We were seated next to a large window in the shade of the tree. The decorating includes random artifacts casually placed around the room.


Just behind me was a little conversation nook with a microscope on the coffee table.


Unfortunately we were sitting in a largely empty dining room where to the left of the frame it looked like they were setting up for some kind of children's party. To the right there were about 25 well-appointed women at a meeting of a fund raising organization for abused women. They were watching a video of a cavalcade of speakers with the audio playing through what sounded like a pocket transister radio from the '60s. It kept going for the entire time we were there and some of the ladies looked a little envious when we left.


Just up the hill is a historic house that somehow we had never been aware of. It's the first house in the world to be electrified by hydro-electric power. It would have been the first house connected to an electrical distribution system rather than by it's own generator, but Edison wouldn't license them the technology until he had one set up in New York.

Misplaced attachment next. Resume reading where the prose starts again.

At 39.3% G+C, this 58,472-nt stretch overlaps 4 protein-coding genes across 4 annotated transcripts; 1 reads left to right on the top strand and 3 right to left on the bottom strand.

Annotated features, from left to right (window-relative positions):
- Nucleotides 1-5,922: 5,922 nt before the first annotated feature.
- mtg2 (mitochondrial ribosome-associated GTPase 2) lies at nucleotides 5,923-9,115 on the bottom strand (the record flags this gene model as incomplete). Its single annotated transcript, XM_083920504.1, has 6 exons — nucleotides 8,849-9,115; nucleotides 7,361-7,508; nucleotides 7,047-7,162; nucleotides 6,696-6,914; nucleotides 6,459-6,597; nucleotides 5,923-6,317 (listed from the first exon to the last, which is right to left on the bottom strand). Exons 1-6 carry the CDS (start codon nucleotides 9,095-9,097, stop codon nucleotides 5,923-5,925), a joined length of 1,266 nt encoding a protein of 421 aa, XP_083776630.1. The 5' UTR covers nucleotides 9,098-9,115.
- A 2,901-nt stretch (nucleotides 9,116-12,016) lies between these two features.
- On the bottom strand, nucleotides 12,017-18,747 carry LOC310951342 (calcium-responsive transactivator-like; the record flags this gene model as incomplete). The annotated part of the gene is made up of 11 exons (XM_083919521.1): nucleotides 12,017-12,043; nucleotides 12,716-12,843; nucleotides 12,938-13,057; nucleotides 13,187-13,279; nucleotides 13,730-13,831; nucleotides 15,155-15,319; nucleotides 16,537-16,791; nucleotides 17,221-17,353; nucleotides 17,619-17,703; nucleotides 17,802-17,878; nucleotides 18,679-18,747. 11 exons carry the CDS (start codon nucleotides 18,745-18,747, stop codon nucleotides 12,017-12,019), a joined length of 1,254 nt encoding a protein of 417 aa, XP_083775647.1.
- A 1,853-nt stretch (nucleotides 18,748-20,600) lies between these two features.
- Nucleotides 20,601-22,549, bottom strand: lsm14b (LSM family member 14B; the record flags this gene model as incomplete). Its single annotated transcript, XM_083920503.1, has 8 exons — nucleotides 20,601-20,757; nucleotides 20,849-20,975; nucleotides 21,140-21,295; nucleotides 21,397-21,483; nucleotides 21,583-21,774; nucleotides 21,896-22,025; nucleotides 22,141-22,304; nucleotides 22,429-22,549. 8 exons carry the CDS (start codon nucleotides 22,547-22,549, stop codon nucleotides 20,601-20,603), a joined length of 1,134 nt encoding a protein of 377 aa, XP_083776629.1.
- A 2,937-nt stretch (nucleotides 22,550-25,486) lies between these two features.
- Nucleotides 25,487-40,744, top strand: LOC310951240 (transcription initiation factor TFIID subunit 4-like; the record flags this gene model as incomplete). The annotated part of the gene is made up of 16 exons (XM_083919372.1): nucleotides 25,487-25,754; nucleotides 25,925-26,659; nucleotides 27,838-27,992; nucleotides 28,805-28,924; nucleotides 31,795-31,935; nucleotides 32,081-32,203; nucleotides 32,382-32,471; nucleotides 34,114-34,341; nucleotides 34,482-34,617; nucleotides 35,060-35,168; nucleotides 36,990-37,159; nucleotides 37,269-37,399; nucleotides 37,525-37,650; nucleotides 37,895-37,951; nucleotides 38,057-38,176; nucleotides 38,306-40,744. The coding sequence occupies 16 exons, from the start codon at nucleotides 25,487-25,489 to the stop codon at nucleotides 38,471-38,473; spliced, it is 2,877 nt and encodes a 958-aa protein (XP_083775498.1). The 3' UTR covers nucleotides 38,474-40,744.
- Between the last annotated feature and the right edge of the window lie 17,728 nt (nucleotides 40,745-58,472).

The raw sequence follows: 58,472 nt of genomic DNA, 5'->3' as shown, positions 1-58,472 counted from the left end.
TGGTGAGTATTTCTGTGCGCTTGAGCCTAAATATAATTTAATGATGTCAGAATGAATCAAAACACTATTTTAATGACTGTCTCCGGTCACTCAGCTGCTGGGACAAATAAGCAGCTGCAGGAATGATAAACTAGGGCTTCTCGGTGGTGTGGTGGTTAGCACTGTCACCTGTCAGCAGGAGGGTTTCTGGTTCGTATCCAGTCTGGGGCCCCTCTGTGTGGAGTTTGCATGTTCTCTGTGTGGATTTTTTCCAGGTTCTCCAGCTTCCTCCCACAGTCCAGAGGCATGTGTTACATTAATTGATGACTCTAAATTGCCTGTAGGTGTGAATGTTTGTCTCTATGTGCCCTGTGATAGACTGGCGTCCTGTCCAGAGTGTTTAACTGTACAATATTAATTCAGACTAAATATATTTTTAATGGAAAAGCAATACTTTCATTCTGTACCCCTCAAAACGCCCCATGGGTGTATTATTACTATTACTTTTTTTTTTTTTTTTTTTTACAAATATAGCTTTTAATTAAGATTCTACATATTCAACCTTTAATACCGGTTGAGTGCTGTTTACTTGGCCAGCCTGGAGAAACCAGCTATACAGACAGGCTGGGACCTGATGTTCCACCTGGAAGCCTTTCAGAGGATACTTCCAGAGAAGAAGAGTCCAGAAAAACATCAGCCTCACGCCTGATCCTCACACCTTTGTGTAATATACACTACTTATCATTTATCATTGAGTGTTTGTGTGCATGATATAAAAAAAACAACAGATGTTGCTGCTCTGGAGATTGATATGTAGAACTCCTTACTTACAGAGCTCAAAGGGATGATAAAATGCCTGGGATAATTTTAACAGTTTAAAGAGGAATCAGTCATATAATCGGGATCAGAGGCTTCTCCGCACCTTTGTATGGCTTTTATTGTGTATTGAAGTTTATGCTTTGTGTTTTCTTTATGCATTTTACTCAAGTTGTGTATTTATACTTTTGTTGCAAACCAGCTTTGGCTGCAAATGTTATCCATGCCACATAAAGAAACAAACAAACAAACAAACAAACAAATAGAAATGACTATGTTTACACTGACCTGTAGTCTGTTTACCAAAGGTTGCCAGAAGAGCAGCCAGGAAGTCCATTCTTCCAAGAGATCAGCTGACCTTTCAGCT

It was a very nice tour. No velvet ropes and lots of references to everyday sayings that trace back to the technology of the late 19th century. Most of the historic houses I've seen have converted the kitchen to offices or galleries, but this one was restored and still used to cater events.


There was only one other person on the tour and it was very friendly and personable. Sarah chatted with the docent while I took pictures on the porch.


The entire time the docent watched me and I even got involved in the conversation a few times, but he never mentioned anything about my cardboard camera.